Is there any reason, that we know of, that Tom Bombadil was left out of the films by Peter Jackson?

  • 3
  • 63
    Back when I read Lord of the Rings I wondered why Tom Bombadil wasn't left out of the book.
    – user14111
    Apr 3 '16 at 23:18
  • 11
    @user14111 The old forest was scary as a child, I am glad we had a moment of respite from the fear of the trees and nazgul.
    – user45549
    Apr 4 '16 at 1:12
  • 3
    Aside from PJ's answer about Tom not relating much to the ring, I think it's worth mentioning that people unfamiliar with LOTR in general would be confused by this character, while people who are familiar might be let down by how Tom is presented in the film. It would be hard to capture such a mysterious/mythical character like that, imo.
    – Eckert
    Apr 4 '16 at 19:51
  • 4
    Because Tom Bombadil is too awesome to be allowed to be in movies. Jan 27 '17 at 18:41

Time, pacing, and narrative focus

Quoting from a 2000-ish interview with Ain't it Cool News1:

"Also, will you be including Tom Bombadil? The Ralph Bakshi production cut it out, as did the BBC radio drama.”

PJ: At this point in time Bombadil is out. The main reason is not just time or pace, but one of simple narrative focus ... the Bombadil sequence has so little to do with Sauron or the Ring, it is difficult to justify the screen time. It simply doesn't give us any vital new information. A very simplest rule of thumb that I use in movie storytelling is to try and further the story with each new scene.

I'm flicking through our Fellowship script ... it is 138 pages long. The Hobbits leave Hobbiton on page 30, and arrive at Rivendell on page 63. Even that 33 pages on the road feels a little long and will probably get trimmed in our next draft.

Basically, Jackson didn't think that Bombadil advanced the story enough to justify spending another 30 minutes to an hour on him, which is a fair assessment. However, some part of the Bombadil chapters did survive, though they were inserted much later in the story and removed from the theatrical edition; a scene clearly based on the encounter with Old Man Willow was filmed and included in the extended edition of The Two Towers, though with Frodo and Sam obviously absent and Treebeard doing the rescuing:

Part of Treebeard's dialogue here is taken directly from Bombadil in the original scene (emphasis mine):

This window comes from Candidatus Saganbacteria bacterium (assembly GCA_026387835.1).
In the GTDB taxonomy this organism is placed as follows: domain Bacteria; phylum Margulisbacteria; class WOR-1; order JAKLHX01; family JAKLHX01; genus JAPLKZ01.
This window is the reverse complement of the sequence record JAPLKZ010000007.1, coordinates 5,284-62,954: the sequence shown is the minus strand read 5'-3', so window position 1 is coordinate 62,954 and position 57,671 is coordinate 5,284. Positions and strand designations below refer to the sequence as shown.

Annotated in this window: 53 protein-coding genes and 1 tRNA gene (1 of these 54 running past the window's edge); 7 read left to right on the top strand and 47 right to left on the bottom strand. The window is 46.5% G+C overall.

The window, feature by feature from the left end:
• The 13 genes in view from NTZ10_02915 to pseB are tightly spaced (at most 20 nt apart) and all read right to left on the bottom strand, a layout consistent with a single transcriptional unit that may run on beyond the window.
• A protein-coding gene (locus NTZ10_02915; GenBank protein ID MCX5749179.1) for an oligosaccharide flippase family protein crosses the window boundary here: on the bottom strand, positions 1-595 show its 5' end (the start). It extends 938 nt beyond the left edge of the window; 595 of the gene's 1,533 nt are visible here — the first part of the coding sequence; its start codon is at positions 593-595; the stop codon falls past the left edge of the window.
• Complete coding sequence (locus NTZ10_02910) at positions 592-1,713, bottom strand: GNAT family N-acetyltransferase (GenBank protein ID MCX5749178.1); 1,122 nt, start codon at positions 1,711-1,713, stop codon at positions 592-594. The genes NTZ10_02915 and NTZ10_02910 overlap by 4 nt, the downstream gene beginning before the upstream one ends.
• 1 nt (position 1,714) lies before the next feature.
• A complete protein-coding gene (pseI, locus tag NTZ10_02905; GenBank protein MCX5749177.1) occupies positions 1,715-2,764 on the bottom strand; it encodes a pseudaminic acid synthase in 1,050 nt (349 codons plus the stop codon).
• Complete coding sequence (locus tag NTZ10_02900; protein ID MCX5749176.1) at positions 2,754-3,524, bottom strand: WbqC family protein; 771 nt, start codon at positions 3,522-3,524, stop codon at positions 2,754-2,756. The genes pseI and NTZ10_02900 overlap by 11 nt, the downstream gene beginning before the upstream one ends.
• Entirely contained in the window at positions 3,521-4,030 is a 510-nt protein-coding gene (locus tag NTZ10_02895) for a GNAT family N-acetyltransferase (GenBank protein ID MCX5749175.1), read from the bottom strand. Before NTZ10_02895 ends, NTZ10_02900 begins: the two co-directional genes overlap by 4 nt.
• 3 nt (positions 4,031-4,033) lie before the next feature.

Setting down his lilies carefully on the grass, he ran to the tree. There he saw Merry’s feet still sticking out - the rest had already been drawn further inside. Tom put his mouth to the crack and began singing into it in a low voice. They could not catch the words, but evidently Merry was aroused. His legs began to kick. Tom sprang away, and breaking off a hanging branch smote the side of the willow with it. 'You let them out again, Old Man Willow!' he said. 'What be you a-thinking of? You should not be waking. Eat earth! Dig deep! Drink water! Go to sleep! Bombadil is talking!' He then seized Merry's feet and drew him out of the suddenly widening crack.

The Fellowship of the Ring Book I Chapter 6: "The Old Forest"

Interestingly, Bombadil was included in the film-licensed trading card game:

enter image description here

But don't take this to mean that there's some secret Tom Bombadil footage lying around; according to an article posted on the website of Decipher (who produced the game), Bombadil is an original image and character design created by Weta Workshop, specifically for the trading card game:

Decipher announced today that Weta Workshop, the Academy Award-winning special effects studio responsible for creating many props and special effects used in New Line Cinema's The Lord of the Rings films, will create unique photographic images that will be featured on cards in The Lord of the Rings Trading Card Game.


The first four cards to feature Weta's original images are bonus premium cards from The Countdown Collection: Tom Bombadil, Goldberry, Radagast2, and Glorfindel.

1 With much gratitude to the Wayback Machine

2 Not played by Sylvester McCoy, alarmingly prescient as that would have been

  • 11
    A very simplest rule of thumb that I use in movie storytelling is to try and further the story with each new scene. This is a pretty central concept to screenwriting and to narrative fiction in general. All scenes in a work of fiction further the story, even if it does not appear to be the case at the time (eg establishing something that improves our understanding of a later scene). Indeed, the Tom Bombadil scenes in the books do further the story in that they assist the hero's journey and prove useful for future scenes. It's more that they can be removed and the story made to work. Apr 4 '16 at 2:59
  • 17